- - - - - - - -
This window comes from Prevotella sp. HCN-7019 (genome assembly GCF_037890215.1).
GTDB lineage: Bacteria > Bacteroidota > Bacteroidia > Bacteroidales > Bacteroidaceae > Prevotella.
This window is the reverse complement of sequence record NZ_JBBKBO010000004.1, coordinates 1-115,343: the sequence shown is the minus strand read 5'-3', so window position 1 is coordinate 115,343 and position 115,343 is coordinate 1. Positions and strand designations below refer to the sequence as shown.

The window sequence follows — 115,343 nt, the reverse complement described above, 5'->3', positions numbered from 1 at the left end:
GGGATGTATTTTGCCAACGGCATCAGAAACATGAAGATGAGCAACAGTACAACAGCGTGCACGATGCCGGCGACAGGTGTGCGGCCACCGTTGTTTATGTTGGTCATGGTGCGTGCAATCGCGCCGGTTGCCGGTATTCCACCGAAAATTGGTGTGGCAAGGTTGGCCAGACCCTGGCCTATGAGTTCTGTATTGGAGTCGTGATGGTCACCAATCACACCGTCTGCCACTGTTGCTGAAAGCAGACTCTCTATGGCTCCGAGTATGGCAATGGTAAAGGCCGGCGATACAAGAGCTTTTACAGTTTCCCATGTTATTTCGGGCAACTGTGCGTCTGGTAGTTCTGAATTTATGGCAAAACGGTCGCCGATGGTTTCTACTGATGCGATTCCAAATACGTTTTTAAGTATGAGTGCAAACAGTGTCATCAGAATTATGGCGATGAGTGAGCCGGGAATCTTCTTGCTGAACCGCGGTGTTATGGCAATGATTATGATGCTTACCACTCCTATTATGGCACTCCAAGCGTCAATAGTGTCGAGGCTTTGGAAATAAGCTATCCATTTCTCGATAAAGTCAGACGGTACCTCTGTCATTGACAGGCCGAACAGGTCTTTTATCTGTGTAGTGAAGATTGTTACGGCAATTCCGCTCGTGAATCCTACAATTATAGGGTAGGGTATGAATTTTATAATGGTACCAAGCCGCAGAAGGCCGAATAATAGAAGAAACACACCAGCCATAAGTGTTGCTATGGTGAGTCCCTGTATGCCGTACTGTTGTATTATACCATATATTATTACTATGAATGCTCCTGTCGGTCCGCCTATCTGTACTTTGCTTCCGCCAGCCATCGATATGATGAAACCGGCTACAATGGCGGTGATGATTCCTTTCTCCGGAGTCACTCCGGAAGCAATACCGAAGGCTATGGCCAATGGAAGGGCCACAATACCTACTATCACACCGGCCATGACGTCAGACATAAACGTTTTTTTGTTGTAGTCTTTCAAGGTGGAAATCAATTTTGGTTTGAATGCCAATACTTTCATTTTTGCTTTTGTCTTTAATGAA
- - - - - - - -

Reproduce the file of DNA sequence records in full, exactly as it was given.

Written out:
This window comes from Prevotella sp. HCN-7019 (genome assembly GCF_037890215.1).
GTDB lineage: Bacteria > Bacteroidota > Bacteroidia > Bacteroidales > Bacteroidaceae > Prevotella.
This window is the reverse complement of sequence record NZ_JBBKBO010000004.1, coordinates 1-115,343: the sequence shown is the minus strand read 5'-3', so window position 1 is coordinate 115,343 and position 115,343 is coordinate 1. Positions and strand designations below refer to the sequence as shown.

The window sequence follows — 115,343 nt, the reverse complement described above, 5'->3', positions numbered from 1 at the left end:
GGGATGTATTTTGCCAACGGCATCAGAAACATGAAGATGAGCAACAGTACAACAGCGTGCACGATGCCGGCGACAGGTGTGCGGCCACCGTTGTTTATGTTGGTCATGGTGCGTGCAATCGCGCCGGTTGCCGGTATTCCACCGAAAATTGGTGTGGCAAGGTTGGCCAGACCCTGGCCTATGAGTTCTGTATTGGAGTCGTGATGGTCACCAATCACACCGTCTGCCACTGTTGCTGAAAGCAGACTCTCTATGGCTCCGAGTATGGCAATGGTAAAGGCCGGCGATACAAGAGCTTTTACAGTTTCCCATGTTATTTCGGGCAACTGTGCGTCTGGTAGTTCTGAATTTATGGCAAAACGGTCGCCGATGGTTTCTACTGATGCGATTCCAAATACGTTTTTAAGTATGAGTGCAAACAGTGTCATCAGAATTATGGCGATGAGTGAGCCGGGAATCTTCTTGCTGAACCGCGGTGTTATGGCAATGATTATGATGCTTACCACTCCTATTATGGCACTCCAAGCGTCAATAGTGTCGAGGCTTTGGAAATAAGCTATCCATTTCTCGATAAAGTCAGACGGTACCTCTGTCATTGACAGGCCGAACAGGTCTTTTATCTGTGTAGTGAAGATTGTTACGGCAATTCCGCTCGTGAATCCTACAATTATAGGGTAGGGTATGAATTTTATAATGGTACCAAGCCGCAGAAGGCCGAATAATAGAAGAAACACACCAGCCATAAGTGTTGCTATGGTGAGTCCCTGTATGCCGTACTGTTGTATTATACCATATATTATTACTATGAATGCTCCTGTCGGTCCGCCTATCTGTACTTTGCTTCCGCCAGCCATCGATATGATGAAACCGGCTACAATGGCGGTGATGATTCCTTTCTCCGGAGTCACTCCGGAAGCAATACCGAAGGCTATGGCCAATGGAAGGGCCACAATACCTACTATCACACCGGCCATGACGTCAGACATAAACGTTTTTTTGTTGTAGTCTTTCAAGGTGGAAATCAATTTTGGTTTGAATGCCAATACTTTCATTTTTGCTTTTGTCTTTAATGAA